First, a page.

Smart bands are becoming more sophisticated by the minute. Whereas the traditional bands measure stepcounts and activity levels only, the advancements in sensing technology as well as their evolved application allows for an entire range of additional body signs to be measured. This allows to use wristbands not only for classical fitness tracking but in a wider variety of sports. We took a closer look at tennis wearables in this article:
The company Zepp specializes in sensors that measure – in 3D – the swing of a racket, bat or golf club). The sensor is attached to the racket and measures impact power of the ball, type of stroke and consistency of racket placement and the time you spent on the tennis court. The 3D measurement is a USP of this bluetooth device that carries a rechargeable battery (run time: 8 hours).
Price: ca. $205
The red Sony Smart Tennis Sensor is attached to the handle and registers shot type, spot impact, ball speed & spin (21 levels) and more. The paired app is very elaborate and additionally includes a video record feature that syncs with these parameters in real time. In other word it creates quite an interesting real-time shot analysis paired with the video that you then watch back.
Price: ca. $200. Expected shipping date February 2015
French company Babolat is known for its mid to topsegment priced rackets The company not only prides itself in being the manufacturer of tennis equipment with the longest history in the world, it also always looks ahead and develops new ways for tennis players to improve their game.
The Babolat Play racket includes sensors in the handle that measure e.g. placement of the ball on the racket head (the app shows you deviation from the sweet spot), number and type of shots, amount of spin. On the app you can compare your performance to that of Babolat friend-of-the-family Rafael Nadal. If that triggers, you the investment in the pricey racket will definitely be worth your while.
Retail price: $550
On the skin: bio-sensing tennis shirt
None other than fashion house Ralph Lauren wishes to link into the professional tennis world and introduced a sensor clad smart shirt during US Open Championships tournament in New York this past fall.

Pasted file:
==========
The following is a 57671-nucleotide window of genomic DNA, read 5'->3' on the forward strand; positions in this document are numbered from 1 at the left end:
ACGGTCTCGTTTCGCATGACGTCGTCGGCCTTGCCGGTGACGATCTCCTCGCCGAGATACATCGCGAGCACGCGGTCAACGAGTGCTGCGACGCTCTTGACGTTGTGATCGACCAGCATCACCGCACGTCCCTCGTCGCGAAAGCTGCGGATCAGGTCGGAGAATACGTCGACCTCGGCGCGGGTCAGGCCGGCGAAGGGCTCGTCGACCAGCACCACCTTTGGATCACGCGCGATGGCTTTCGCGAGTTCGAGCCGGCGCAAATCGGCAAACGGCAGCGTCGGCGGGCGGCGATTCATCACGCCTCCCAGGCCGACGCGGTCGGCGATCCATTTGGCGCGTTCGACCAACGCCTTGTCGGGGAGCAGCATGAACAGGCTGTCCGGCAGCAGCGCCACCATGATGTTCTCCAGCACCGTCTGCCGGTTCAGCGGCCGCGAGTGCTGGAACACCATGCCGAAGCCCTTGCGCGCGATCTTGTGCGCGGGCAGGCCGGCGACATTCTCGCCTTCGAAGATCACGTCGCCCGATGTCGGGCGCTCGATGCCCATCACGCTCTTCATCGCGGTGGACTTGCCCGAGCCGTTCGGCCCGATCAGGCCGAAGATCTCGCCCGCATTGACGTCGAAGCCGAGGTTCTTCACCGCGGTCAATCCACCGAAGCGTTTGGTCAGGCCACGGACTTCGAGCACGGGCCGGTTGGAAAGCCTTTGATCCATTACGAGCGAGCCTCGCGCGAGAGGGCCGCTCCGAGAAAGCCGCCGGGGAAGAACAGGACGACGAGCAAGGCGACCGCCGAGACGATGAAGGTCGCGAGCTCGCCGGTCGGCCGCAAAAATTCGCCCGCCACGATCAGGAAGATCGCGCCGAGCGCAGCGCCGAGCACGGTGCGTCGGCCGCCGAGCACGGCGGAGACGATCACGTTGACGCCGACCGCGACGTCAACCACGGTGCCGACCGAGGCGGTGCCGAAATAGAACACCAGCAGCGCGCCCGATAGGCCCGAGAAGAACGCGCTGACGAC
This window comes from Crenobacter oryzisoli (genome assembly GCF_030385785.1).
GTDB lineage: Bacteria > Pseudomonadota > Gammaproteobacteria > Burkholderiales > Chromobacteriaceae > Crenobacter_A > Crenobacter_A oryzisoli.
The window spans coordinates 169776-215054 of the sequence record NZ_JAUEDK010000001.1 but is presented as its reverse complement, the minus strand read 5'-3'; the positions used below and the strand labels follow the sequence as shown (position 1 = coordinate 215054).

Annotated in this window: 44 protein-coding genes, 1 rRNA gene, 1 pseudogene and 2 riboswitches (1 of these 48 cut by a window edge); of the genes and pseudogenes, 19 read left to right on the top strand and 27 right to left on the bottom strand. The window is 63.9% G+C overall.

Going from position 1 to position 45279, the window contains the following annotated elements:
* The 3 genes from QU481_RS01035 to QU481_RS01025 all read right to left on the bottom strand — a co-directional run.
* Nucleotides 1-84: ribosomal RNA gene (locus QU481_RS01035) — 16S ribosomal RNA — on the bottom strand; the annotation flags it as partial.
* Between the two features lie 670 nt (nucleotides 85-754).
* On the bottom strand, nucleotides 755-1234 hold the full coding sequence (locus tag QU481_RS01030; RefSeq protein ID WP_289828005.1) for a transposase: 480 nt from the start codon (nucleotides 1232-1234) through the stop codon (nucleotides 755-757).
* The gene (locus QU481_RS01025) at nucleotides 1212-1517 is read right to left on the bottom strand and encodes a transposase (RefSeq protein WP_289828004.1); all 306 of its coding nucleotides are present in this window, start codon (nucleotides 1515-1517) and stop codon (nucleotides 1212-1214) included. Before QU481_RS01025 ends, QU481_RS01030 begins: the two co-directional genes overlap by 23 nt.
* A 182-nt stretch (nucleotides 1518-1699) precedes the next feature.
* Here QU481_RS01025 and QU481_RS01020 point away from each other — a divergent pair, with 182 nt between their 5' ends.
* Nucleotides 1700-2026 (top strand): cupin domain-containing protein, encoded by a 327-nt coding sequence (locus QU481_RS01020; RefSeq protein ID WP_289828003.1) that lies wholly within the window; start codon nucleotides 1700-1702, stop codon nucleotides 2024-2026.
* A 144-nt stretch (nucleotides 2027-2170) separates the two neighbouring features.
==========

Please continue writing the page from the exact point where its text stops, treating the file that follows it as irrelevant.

Executive vice president of the company David Lauren pushes high-tech into high fashion. The new compression shirt features silver bio-thread sensors knitted into the fabric, which read biological and even physiological information. The bio-sensing silver fibers are integrated into nylon compression material. Data is transferred onto a small, non-intrusive black box attached on the shirt and is not in direct contact with the skin. The box unit (which you can and should detach from the shirt before washing it) communicates with the paired app, giving you insight in heart rate, how you breathe, stress levels, stepcounts and calories burned.
The shirt will be ready for retail in spring 2015; price will be announced at a later stage.
On the wrist: Measuring angle, impact and swing
Sports loving nation Australia is active in the field of wearable devices for perforformance improvement. CEO of Smash Wearables Rob Crowder has developed a wristband that is expected to be ready for shipping as of February 2015. The wristband carries sensors that can measure angles and pressure on the arm. The paired app lets the user track progress as provides you with tips for improving your swing.
Metrics: Number of shots and the device can distinguish between forehand, backhand and serve, speed of swing, impact force on racket and placement, angle of the writs, spin, consistency of impact and more. The paired app will tell you how you could improve your technique.
Price tag: $119 (minimum pledge on kickstarter). Expected shipping date: February 2015.
Interested in more sporty wearables? Visit our WT | Wearable Technologies booth at ISPO or join us as an exhibitor and become part of the WT | Wearable Technologies Show!